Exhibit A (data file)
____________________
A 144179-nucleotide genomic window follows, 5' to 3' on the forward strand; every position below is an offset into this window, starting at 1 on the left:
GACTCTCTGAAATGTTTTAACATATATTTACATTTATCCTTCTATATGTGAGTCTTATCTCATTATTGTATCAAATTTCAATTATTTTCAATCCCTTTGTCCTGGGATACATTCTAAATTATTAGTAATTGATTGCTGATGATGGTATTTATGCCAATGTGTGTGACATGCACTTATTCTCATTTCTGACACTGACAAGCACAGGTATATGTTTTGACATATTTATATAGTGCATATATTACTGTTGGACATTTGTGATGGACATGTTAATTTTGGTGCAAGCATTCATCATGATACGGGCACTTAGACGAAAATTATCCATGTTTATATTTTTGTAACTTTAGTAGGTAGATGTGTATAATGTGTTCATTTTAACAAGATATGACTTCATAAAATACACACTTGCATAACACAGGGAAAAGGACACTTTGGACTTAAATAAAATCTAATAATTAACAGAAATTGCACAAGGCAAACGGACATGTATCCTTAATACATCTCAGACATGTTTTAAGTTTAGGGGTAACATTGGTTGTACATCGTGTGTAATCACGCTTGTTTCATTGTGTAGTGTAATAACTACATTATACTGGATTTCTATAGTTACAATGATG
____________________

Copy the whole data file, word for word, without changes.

A 144179-nucleotide genomic window follows, 5' to 3' on the forward strand; every position below is an offset into this window, starting at 1 on the left:
GACTCTCTGAAATGTTTTAACATATATTTACATTTATCCTTCTATATGTGAGTCTTATCTCATTATTGTATCAAATTTCAATTATTTTCAATCCCTTTGTCCTGGGATACATTCTAAATTATTAGTAATTGATTGCTGATGATGGTATTTATGCCAATGTGTGTGACATGCACTTATTCTCATTTCTGACACTGACAAGCACAGGTATATGTTTTGACATATTTATATAGTGCATATATTACTGTTGGACATTTGTGATGGACATGTTAATTTTGGTGCAAGCATTCATCATGATACGGGCACTTAGACGAAAATTATCCATGTTTATATTTTTGTAACTTTAGTAGGTAGATGTGTATAATGTGTTCATTTTAACAAGATATGACTTCATAAAATACACACTTGCATAACACAGGGAAAAGGACACTTTGGACTTAAATAAAATCTAATAATTAACAGAAATTGCACAAGGCAAACGGACATGTATCCTTAATACATCTCAGACATGTTTTAAGTTTAGGGGTAACATTGGTTGTACATCGTGTGTAATCACGCTTGTTTCATTGTGTAGTGTAATAACTACATTATACTGGATTTCTATAGTTACAATGATG